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The Boating Flags of the Class of '57. [Newspaper Article] — Columbia Daily Spectator — 11 February 1881
The Boating Flags of the Class of '57. T N the spring of '7B a subscription committee endeavored to raise the money necessary to send our crew to Henley, and among the alumni spoken to about the matter were members of the class of '57. All of these refused to give, stating as their reasons that the class had been insulted by the Boat Club and Faculty in 1875, when they desired to present a set of flags to the winning crew of '74 at Commencement. It seemed to the writer that there must have been some mistake, but the matter was allowed to rest at that time. Since then he has become convinced that it was a mistake, and at his request the following letters have been prepared for publication. The members of the class will readily see that there was no "snubbing," and we trust that they will take suitable action in the matter at their next meeting : LETTER NO. I. —FROM THE SEC. OF CLASS OF '57. Law Office of ELBRIDGE T. GERRY, NO. 261 Broadway, NEW YORK, January 18th, 1881. WILLIAM S. SL...
Suggestions From Other Colleges. [Newspaper Article] — Columbia Daily Spectator — 11 February 1881
Suggestions From Other Colleges. (The following digest has been pi-epared from an article in the Crimson , and will throw some light on the system of discipline now in vogue at Harvard:) «THE enumeration of acts which are offences only because they are prohibited, is reduced to the lowest point which seemed practicable; while breaches of order are left, without provision, to the discretion of the faculty. In all cases specific penalties and regulations suggesting a line up to which failure of duty or breach of discipline may be safely carried, have been struck out, in order to offer no temptation for a kind of calculation of results which is believed to put the student in an essentially wrong attitude of mind towards his regular duties. Dealing with the matter in the light of a considerable experience, the faculty determined to adopt the simple provision, that irregularity of attendance, unless accompanied by good scholarship, calls for inquiry, explanation and suitable action. No s...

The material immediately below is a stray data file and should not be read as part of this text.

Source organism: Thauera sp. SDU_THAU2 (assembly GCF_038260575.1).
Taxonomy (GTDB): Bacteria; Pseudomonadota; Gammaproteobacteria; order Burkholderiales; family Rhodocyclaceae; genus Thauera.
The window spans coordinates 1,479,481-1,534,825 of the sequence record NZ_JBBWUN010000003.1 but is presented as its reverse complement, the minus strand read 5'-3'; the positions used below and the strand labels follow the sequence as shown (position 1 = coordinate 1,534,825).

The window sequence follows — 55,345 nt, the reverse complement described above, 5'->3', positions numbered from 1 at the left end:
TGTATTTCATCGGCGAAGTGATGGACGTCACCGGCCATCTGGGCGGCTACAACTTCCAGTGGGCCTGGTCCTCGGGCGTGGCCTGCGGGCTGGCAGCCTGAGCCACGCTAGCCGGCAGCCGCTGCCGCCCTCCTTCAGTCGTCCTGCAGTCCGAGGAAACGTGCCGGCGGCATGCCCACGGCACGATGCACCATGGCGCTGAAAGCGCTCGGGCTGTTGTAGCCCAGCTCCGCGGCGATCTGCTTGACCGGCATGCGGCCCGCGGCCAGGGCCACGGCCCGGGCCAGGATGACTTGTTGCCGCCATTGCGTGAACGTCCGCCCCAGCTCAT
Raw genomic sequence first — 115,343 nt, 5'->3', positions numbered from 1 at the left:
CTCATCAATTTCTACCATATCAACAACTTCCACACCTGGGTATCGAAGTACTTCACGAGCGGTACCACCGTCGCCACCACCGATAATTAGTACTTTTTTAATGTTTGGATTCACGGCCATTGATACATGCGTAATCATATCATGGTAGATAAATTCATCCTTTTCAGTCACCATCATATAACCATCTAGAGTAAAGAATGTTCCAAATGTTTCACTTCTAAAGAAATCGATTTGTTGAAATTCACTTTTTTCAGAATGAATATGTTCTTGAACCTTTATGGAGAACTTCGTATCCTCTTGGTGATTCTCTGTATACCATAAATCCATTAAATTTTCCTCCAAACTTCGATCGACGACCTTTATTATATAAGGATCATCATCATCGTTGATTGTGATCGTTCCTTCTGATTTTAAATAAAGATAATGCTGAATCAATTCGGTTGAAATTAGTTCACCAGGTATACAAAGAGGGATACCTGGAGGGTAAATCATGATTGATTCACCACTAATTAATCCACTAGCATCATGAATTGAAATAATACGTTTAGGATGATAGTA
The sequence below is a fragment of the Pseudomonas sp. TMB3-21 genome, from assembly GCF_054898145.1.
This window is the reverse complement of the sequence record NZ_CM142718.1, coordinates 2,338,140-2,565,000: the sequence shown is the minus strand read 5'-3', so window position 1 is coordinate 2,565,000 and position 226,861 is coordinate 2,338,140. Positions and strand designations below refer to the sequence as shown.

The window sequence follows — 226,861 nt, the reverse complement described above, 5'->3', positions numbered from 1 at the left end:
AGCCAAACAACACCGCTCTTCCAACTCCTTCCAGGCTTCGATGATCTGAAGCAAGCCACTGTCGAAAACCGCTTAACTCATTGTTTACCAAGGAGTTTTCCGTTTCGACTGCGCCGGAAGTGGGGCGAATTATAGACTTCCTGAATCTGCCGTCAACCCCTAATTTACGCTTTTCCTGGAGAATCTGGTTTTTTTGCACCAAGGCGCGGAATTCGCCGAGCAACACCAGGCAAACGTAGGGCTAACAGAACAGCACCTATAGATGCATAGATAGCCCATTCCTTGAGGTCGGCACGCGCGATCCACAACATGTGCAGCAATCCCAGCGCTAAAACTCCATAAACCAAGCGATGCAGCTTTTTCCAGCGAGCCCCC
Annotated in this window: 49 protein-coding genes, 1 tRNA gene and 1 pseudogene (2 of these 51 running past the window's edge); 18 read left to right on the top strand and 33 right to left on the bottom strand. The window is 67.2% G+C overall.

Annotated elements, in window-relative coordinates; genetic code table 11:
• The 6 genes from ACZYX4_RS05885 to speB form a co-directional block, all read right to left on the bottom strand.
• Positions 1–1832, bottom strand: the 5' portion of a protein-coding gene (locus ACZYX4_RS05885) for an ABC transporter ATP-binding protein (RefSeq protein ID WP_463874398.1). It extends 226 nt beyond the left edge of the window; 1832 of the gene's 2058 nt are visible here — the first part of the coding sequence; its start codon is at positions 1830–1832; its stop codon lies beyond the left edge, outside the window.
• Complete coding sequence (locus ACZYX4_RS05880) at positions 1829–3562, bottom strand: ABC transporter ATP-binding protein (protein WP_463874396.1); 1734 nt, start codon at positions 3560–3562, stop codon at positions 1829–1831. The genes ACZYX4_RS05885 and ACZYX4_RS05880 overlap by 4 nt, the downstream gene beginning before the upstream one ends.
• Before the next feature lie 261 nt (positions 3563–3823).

The Editor's Task. [Newspaper Article] — Columbia Daily Spectator — 11 February 1881
The Editor's Task. NOT a sound was heard, save the scratch of the pen — We must come out this week a day later ; For not one contribution had yet been received, From a student, for our SPECTATOR. We hurriedly wrote it, at dead of night, The leaves so quickly turning, By the fitful glare of the coal-gas light, And our brain was exhausted and burning. Few and far-fetched were the puns that we wrote — The best we were able to borrow ; But we steadfastly pegged away at our task, And we bitterly thought of the morrow. But half of our weary tales were told When the clock showed it time to retire ; Besides, the room was getting quite cold, For feebly now burned the fire. Slowly and sadly we wrote our last joke, From the columns of Frank Leslie s News, And went off to bed, indulging the hope That at least it might freshmen amuse.
About College [Newspaper Article] — Columbia Daily Spectator — 11 February 1881
About College HPHE Junior Reception has been postponed. Due announcement of the date will be made. PHILOLEX has voted to challenge Barnard to a Joint Debate. PHILOLEX substituted a dinner at Martinelli's for its meeting on Thursday evening, February 3d. W. R. TRAVERS, Jr., 'B2, has the measles, and therefore has been absent from all the examinations. THE new buildings that are to be erected involve an expenditure of over $700,000! Details will be given in our next issue. DURING the second term, the sophomores will study the History of France, under the direction of Mr. E. Munroe Smith. "OUT of the frying-pan into the fire" is very applicable just now to the men that elected Modern Languages as a "roast." The per cent, conditioned is very large. THE sophomore committee, to arrange for the purchase of "Oxford caps," contracted with Dunlap &amp; Cos. for fifty-six "mortar-boards," which the class now sport to the envy of the freshmen. THE Spring Games will be scratch, and open ...
School of Mines Notes. [Newspaper Article] — Columbia Daily Spectator — 11 February 1881